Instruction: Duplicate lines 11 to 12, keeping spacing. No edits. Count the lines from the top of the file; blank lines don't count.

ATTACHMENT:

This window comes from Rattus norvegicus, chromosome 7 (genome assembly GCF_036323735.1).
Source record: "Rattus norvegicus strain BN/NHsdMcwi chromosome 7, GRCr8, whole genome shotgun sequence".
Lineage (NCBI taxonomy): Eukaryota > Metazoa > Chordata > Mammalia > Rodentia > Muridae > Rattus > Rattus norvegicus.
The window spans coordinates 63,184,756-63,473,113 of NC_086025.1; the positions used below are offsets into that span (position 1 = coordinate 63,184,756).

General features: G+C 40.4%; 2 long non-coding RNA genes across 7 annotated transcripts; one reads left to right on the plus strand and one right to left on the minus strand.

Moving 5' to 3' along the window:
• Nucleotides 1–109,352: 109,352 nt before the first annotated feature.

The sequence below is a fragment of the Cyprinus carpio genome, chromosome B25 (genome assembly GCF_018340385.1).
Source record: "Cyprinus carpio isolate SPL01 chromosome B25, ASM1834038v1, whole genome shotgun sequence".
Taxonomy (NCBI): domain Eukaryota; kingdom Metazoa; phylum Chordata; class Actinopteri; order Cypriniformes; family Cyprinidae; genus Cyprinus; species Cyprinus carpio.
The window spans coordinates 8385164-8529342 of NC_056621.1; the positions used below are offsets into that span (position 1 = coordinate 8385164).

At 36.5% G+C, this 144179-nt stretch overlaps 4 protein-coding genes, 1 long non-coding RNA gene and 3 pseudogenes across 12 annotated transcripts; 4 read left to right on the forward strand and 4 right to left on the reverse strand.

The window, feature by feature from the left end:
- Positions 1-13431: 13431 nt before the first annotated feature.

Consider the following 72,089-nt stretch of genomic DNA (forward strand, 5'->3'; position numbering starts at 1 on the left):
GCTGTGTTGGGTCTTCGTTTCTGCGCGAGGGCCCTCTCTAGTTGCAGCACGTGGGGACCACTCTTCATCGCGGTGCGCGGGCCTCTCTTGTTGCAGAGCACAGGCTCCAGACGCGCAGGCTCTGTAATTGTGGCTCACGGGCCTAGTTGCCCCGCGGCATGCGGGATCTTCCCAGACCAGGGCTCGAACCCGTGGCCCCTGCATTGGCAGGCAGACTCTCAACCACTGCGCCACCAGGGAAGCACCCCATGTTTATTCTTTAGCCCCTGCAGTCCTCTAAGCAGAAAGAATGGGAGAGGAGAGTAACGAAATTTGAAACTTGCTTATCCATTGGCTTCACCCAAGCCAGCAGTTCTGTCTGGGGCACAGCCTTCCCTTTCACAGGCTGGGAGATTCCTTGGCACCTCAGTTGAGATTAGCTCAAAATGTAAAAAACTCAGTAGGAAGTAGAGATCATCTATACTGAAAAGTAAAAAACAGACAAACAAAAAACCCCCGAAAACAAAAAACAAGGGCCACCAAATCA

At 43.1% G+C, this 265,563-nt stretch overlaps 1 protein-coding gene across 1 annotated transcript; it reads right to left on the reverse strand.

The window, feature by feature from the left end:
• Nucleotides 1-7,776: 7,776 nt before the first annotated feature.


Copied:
The window spans coordinates 8385164-8529342 of NC_056621.1; the positions used below are offsets into that span (position 1 = coordinate 8385164).

At 36.5% G+C, this 144179-nt stretch overlaps 4 protein-coding genes, 1 long non-coding RNA gene and 3 pseudogenes across 12 annotated transcripts; 4 read left to right on the forward strand and 4 right to left on the reverse strand.